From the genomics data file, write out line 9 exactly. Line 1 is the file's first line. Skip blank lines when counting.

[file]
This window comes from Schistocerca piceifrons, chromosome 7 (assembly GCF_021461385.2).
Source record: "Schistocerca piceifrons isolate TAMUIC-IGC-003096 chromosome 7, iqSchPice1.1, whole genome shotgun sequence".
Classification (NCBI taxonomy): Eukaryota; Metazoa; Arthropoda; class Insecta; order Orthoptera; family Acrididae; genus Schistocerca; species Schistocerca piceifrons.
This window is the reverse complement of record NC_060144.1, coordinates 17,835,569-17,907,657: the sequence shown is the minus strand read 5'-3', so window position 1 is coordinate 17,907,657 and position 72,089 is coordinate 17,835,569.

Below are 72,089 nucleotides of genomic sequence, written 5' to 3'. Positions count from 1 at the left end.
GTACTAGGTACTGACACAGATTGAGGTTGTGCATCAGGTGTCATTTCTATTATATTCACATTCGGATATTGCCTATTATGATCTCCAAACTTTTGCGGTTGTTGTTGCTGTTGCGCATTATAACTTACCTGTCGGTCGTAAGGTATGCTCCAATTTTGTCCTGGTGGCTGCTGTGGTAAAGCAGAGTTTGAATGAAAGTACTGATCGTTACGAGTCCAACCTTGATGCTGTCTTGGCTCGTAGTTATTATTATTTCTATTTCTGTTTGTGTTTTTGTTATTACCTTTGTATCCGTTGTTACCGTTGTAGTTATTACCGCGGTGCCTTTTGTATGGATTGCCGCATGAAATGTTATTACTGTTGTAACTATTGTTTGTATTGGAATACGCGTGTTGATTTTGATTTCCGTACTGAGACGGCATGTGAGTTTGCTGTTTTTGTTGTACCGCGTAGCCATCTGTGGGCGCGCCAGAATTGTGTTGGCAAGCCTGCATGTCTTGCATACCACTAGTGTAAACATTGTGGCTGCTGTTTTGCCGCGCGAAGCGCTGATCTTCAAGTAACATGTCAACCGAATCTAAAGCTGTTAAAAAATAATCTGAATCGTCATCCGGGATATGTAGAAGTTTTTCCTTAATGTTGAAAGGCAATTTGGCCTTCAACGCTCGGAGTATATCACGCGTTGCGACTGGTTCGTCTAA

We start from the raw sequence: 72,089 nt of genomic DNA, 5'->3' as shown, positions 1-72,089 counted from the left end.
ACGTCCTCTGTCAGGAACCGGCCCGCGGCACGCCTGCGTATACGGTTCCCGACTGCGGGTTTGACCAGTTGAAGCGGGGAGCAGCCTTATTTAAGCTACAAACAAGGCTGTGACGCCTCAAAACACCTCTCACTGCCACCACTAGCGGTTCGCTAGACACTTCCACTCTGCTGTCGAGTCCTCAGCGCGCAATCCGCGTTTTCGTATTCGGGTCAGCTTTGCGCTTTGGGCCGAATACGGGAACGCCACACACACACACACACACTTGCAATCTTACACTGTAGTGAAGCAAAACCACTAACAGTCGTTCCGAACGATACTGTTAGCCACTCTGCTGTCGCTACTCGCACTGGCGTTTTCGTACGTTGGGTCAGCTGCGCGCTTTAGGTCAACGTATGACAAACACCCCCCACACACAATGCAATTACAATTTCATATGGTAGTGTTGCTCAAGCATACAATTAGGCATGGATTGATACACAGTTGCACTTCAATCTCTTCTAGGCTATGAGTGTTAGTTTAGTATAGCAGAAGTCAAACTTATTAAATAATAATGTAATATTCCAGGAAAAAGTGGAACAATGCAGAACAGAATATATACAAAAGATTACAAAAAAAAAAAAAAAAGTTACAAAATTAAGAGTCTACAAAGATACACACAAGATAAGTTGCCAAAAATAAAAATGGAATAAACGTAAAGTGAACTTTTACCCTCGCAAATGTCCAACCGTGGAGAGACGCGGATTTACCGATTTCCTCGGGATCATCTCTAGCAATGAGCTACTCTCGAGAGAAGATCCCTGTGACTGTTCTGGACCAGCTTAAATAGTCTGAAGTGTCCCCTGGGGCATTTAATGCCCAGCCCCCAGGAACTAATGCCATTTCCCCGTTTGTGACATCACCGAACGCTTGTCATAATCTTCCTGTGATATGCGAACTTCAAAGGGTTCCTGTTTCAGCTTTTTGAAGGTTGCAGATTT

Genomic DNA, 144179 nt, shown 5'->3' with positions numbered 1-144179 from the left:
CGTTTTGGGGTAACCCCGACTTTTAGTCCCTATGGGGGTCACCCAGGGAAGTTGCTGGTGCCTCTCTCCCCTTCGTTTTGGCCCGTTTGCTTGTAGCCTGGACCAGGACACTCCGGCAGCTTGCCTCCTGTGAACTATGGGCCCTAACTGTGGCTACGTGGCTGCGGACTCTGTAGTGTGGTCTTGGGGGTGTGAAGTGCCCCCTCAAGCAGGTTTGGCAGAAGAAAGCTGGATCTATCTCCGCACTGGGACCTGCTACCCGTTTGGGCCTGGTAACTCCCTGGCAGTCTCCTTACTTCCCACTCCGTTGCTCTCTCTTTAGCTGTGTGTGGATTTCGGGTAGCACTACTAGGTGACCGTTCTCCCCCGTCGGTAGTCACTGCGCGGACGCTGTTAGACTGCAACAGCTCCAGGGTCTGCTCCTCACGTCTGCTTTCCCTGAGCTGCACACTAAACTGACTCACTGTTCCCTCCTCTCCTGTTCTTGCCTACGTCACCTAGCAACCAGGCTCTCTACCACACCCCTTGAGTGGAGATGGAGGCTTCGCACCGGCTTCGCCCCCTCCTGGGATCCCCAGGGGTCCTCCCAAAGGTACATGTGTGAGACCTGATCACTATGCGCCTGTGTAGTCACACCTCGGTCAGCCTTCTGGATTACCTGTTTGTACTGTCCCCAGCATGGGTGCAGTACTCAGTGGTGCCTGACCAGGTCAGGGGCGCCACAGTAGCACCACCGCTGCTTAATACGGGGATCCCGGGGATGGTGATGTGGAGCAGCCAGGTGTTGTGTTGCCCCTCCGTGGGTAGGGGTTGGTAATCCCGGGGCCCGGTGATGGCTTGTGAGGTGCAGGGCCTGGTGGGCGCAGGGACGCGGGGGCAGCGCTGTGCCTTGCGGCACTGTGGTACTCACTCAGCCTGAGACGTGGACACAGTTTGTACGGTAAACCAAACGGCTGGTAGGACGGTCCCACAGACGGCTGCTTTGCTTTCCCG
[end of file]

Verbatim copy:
Genomic DNA, 144179 nt, shown 5'->3' with positions numbered 1-144179 from the left: